'Long Dark Road' fails to illuminate the motives behind Robert Byrd's murder
By the end of Long Dark Road: Bill King and Murder in Jasper, Texas, University of Texas psychologist and psychoanalyst Ricardo Ainslie seems to have thrown up his hands. Ainslie spends the prior 250 pages ruminating over the troubling aspects of a June night in 1998 when the 28-year-old King, Russell Brewer, and Shawn Berry murdered James Byrd Jr, the troubled son of a well-respected black family, dragging his body naked behind Berry's pickup truck and finally leaving it in front of an African-American church. King and Brewer were sentenced to death and now reside on Texas' death row; Berry received a life sentence.
"... I, too, did not want to believe that relatively ordinary people could commit such brutal acts," Ainslie writes. "... it means that, given the right alchemy, perhaps anyone might become capable of monstrous cruelty." But Ainslie doesn't focus on the "anyone" in this case: Shawn Berry, unlike Brewer and King, had no prior history of incarceration at the brutal, race-segregated Beto I penitentiary. The book instead revolves elliptically around the charismatic King, with whom the author seems to have become so emotionally involved that he can't step back and give us the benefit of his professional background.
Ainslie accedes to King's desire to remain an enigma. He presents King as a man who has been mishandled by family and society, an exceptionally bright, engaging boy who somehow went astray, but while he spends a great deal of time revisiting King's difficult childhood (he discovered as a teenager that he was adopted by his step-grandparents, who spoiled him but could not erase the feelings of abandonment), for a psychologist he is strangely dismissive of King's bipolar diagnosis and evidence that King has Antisocial Personality Disorder or is a sociopath. "He also seems incapable of feeling remorse," he notes near the end of the book, "although I have never quite relinquished the idea that perhaps ... he has simply managed to convince himself of his innocence." These, and other traits Ainslie describes, are associated with APD (which the American Psychiatric Association estimates afflicts 4 percent of the general population, and sociopathy, which occurs at an estimated rate of 3 percent). It seems odd, to say the least, that Ainslie wouldn't discuss these possibilities without an explanation - except that it would undermine his conceit that we are all only a few steps away from Bill King. Borrowing an insight from the preternaturally perceptive George Eliot, that we all act on "fatal metaphors," Ainslie prefers to make King's flaws literary and therefore beyond solution.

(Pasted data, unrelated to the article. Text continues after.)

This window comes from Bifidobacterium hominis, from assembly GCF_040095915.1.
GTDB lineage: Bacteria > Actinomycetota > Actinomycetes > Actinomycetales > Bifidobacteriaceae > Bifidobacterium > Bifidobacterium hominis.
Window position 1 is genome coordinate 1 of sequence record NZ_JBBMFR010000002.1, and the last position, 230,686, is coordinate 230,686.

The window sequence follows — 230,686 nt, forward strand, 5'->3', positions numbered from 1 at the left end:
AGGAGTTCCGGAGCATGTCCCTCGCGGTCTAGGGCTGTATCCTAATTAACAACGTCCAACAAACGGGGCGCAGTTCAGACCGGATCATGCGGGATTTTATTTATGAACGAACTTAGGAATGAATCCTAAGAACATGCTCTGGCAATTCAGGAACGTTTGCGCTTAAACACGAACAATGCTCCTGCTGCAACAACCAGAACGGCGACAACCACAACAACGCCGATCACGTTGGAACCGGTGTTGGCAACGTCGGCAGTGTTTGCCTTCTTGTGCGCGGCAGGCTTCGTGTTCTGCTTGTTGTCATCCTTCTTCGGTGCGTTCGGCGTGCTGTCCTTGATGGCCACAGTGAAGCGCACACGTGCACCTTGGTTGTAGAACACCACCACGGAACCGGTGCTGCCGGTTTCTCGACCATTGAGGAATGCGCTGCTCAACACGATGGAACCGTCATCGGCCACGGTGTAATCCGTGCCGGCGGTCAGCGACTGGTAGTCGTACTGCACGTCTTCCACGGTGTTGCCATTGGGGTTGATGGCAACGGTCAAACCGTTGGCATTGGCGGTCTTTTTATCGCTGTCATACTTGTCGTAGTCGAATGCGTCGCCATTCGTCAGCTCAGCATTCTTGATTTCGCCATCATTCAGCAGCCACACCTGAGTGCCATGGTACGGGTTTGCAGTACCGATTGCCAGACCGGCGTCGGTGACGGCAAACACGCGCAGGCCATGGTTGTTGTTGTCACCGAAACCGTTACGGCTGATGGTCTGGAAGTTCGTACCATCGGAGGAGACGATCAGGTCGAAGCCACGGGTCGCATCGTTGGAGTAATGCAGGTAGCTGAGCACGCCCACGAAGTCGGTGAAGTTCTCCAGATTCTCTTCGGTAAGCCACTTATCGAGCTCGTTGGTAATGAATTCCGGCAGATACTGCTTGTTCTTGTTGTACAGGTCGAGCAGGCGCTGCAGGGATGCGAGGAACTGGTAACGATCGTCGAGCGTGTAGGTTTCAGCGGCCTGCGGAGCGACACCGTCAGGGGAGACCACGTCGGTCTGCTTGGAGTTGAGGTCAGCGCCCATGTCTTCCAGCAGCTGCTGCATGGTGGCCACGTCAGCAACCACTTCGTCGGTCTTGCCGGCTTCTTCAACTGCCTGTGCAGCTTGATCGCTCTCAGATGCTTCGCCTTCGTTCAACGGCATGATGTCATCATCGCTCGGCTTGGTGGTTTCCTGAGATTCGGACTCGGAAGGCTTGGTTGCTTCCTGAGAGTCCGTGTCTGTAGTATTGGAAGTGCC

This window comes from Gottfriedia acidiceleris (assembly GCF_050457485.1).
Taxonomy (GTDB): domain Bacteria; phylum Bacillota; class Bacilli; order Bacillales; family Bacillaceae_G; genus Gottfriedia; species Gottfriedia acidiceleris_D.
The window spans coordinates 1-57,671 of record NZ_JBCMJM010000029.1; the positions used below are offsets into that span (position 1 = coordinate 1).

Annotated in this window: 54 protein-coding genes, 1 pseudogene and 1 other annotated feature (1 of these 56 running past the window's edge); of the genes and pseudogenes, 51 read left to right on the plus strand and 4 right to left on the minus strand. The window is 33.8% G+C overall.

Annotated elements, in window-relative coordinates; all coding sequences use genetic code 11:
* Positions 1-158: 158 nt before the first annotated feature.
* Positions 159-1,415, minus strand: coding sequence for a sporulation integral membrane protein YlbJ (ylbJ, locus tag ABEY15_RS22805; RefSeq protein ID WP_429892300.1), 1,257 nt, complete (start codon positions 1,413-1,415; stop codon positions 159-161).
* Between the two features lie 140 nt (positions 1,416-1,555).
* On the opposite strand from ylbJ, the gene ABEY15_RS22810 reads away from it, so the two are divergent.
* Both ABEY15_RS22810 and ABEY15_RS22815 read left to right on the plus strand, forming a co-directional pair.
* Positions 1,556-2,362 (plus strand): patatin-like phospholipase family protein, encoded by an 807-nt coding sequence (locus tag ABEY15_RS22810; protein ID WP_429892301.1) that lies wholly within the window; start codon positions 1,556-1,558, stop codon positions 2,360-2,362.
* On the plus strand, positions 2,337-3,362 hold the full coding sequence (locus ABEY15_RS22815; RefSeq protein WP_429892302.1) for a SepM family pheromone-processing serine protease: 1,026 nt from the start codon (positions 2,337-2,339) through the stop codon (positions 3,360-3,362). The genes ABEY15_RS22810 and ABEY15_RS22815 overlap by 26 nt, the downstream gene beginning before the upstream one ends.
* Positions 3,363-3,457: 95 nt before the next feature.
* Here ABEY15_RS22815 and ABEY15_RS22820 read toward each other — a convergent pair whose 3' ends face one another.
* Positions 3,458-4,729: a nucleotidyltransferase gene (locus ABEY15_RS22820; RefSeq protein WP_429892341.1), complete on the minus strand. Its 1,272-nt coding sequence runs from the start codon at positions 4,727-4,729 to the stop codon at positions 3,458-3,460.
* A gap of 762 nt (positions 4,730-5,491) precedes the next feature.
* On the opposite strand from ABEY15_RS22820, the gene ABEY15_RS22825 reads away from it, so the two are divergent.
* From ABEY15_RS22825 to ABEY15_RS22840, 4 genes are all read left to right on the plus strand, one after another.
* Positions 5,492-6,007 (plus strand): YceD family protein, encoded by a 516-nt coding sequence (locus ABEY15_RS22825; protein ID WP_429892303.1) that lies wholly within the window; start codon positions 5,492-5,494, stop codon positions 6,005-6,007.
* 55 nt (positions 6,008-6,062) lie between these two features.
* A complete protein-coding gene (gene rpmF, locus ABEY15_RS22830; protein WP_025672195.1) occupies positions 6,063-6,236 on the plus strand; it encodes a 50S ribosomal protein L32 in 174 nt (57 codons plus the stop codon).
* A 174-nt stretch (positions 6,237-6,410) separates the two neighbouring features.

There are many but-fors in Bill King's life: if he had been able to reconcile with his birth mother, if he had found Jesus or a competent psychiatrist in Beto I instead of the Confederate Knights of America, if he had received regular medication for his bipolar disorder ... But Ainslie never constructs these disparate tragedies into a compelling argument for how we might prevent another Bill King. We are left instead with an ominous warning with little insight (other than the "we all might be capable" that is explored more potently via the former Yugoslavia and Rwanda).
King is the most abhorrent of the three perpetrators and, despite his claims of innocence, most likely the ring leader in Byrd's murder. Yet, James Byrd might still be alive today had the forceful King not had accomplices. In failing to consider Shawn Berry, whose involvement was surprising to even Byrd's family whereas King's surprised no one, Ainslie fails to explore how 1990s East Texas differs from 1920s East Texas and how, most importantly, natural leaders with evil intentions bring ordinary followers along with them. Therein lies the answer to whether each of us has the potential to be complicit on another long dark road. •
By Elaine Wolff
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